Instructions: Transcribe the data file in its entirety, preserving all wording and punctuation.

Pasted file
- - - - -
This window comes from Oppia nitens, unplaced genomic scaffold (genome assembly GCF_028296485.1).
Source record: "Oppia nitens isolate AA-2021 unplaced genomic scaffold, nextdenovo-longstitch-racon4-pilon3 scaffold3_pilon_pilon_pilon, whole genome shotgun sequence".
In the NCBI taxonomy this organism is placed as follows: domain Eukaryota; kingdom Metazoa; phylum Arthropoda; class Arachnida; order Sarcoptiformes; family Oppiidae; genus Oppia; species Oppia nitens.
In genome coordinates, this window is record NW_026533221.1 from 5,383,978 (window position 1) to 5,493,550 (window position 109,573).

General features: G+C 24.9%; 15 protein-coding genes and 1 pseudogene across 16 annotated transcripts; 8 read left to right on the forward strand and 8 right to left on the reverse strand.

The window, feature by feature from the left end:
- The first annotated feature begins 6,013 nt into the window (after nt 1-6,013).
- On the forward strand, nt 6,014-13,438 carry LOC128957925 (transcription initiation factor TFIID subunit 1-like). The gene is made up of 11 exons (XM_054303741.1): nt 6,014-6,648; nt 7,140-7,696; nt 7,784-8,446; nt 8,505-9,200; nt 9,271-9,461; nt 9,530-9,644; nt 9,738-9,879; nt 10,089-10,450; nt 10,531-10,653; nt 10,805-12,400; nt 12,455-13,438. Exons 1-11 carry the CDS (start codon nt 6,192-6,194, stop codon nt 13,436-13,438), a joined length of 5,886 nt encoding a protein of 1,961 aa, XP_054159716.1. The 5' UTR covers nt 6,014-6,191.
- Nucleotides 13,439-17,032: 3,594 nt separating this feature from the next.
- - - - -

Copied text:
This window comes from Oppia nitens, unplaced genomic scaffold (genome assembly GCF_028296485.1).
Source record: "Oppia nitens isolate AA-2021 unplaced genomic scaffold, nextdenovo-longstitch-racon4-pilon3 scaffold3_pilon_pilon_pilon, whole genome shotgun sequence".
In the NCBI taxonomy this organism is placed as follows: domain Eukaryota; kingdom Metazoa; phylum Arthropoda; class Arachnida; order Sarcoptiformes; family Oppiidae; genus Oppia; species Oppia nitens.
In genome coordinates, this window is record NW_026533221.1 from 5,383,978 (window position 1) to 5,493,550 (window position 109,573).

General features: G+C 24.9%; 15 protein-coding genes and 1 pseudogene across 16 annotated transcripts; 8 read left to right on the forward strand and 8 right to left on the reverse strand.

The window, feature by feature from the left end:
- The first annotated feature begins 6,013 nt into the window (after nt 1-6,013).
- On the forward strand, nt 6,014-13,438 carry LOC128957925 (transcription initiation factor TFIID subunit 1-like). The gene is made up of 11 exons (XM_054303741.1): nt 6,014-6,648; nt 7,140-7,696; nt 7,784-8,446; nt 8,505-9,200; nt 9,271-9,461; nt 9,530-9,644; nt 9,738-9,879; nt 10,089-10,450; nt 10,531-10,653; nt 10,805-12,400; nt 12,455-13,438. Exons 1-11 carry the CDS (start codon nt 6,192-6,194, stop codon nt 13,436-13,438), a joined length of 5,886 nt encoding a protein of 1,961 aa, XP_054159716.1. The 5' UTR covers nt 6,014-6,191.
- Nucleotides 13,439-17,032: 3,594 nt separating this feature from the next.